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Blindsided: Lifting a Life Above Illness: A Reluctant Memoir Paperback – Bargain Price, February 1, 2005
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In this moving and engrossing memoir, veteran television news producer Richard Cohen relates a life spent dealing with multiple sclerosis, first diagnosed when he was 25 years old and just getting started in the competitive world of broadcast journalism. As his career progressed, he struggled not only with the disease but the touchy question of how much of the truth about himself to share with colleagues and potential employers. Cohen spent much of his life running from the onset of the disease's symptoms from which his father and grandmother also suffered. Defiantly, he took challenging, sometimes extremely dangerous assignments in Lebanon, Poland, and on the domestic political campaign trail, even as his body deteriorated. But over the course of Blindsided, it becomes apparent that illness had actually built Cohen up even as it ripped him apart. Without the physical and mental toughness required to navigate a journalist's life while fighting back loss of eyesight and poor equilibrium, it's doubtful that the flaky kid we meet early in the book would transform into the award-winning professional Cohen eventually becomes. His marriage to journalist Meredith Vieira, every bit his equal as both newshound and deadpan cynical comic, gave Cohen the stable family life and children he needed when MS made it impossible to continue in a traditional news job. But two bouts with colon cancer in the late 1990s tested his resolve and his family's patience. While Cohen is both courageous and inspirational, Blindsided is not the overly sentimental clichéd tale that stories about fighting illness often become. He refuses to paint himself as the hero (except when making fun of his own failure to be heroic) and recounts in detail the strain that he put on his marriage and children. Stories such as this often end with the memoirist arriving at a state of peace and mental clarity but again Cohen remains more compelling and credible by offering no such pat answers. As with most people fighting to preserve their families, their lives, and their bodies, Richard Cohen's is an ongoing struggle. --John Moe --This text refers to the Audible Audio Edition edition.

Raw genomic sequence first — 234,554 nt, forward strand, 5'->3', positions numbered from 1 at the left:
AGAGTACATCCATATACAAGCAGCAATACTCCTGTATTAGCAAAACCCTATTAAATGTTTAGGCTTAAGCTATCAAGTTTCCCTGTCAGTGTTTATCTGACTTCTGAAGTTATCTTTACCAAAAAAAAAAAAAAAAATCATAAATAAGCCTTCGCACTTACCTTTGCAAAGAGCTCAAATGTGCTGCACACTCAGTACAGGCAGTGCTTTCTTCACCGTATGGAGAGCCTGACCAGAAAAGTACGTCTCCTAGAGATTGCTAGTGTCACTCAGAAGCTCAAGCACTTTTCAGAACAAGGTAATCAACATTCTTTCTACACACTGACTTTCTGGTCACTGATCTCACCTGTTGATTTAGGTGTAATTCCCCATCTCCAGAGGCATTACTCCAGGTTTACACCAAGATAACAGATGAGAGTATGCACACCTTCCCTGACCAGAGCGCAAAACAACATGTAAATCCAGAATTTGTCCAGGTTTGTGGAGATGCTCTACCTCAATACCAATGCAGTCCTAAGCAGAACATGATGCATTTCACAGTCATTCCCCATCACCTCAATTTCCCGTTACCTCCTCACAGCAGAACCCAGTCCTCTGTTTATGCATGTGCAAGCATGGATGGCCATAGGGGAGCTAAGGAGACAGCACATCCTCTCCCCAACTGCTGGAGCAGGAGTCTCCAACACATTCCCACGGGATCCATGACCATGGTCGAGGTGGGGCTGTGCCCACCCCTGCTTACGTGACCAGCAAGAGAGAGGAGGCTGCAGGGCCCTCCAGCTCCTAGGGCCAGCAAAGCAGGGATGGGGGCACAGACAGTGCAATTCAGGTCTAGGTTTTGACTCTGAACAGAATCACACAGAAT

From Publishers Weekly
In 1972, when he was 25, Cohen, an up-and-coming television journalist, was diagnosed with multiple sclerosis, a disease for which there is no cure. In this wrenching memoir, he tells how he has for the past 30 years succeeded in his determination to "cope and to hope." For a long time, he hid his condition from friends and co-workers, taking on dangerous assignments for CBS in Poland, Lebanon and El Salvador even though his mobility and vision were impaired. He became a senior producer at CBS, and although he eventually quit the station in 1987 because he felt it was pandering to commercial and political pressures, he worked as a producer for PBS, CNN and Fox until he left TV in the late 1990s to become a writer and teacher. In spite of his illness, he also married and had three children. He nearly lost his courage in 1999 when he learned that he had colon cancer, but after two operations and the realization that despair and anger would drive his family away, he come to grips with this, too. In painful detail, he chronicles the progress of multiple sclerosis - the increasing numbness in his hands and legs and the resultant falls, loss of vision to the point where he is now legally blind and, lately, mental confusion. Nevertheless, he writes: "These pages are not about suffering.... This book is about surviving and flourishing, rising above fear and self-doubt and, of course, anger." His wife, Meredith Vieira, a well-known television personality, has been portrayed in popular magazines as a martyr who bears a terrible burden. Cohen proves that nothing could be further from the truth. First serial rights to People magazine.
Copyright © Reed Business Information, a division of Reed Elsevier Inc. All rights reserved. --This text refers to the Audible Audio Edition edition.
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a severe illness. Family members need to read this book to help them
understand the illness and help those afflicted. His story is not finished
and yet there is a future for him. Thankful for the truth and also the hope
he puts forth, and his struggles as he went along. Having a family member
who suffers like he does gives us a look into how we can help them.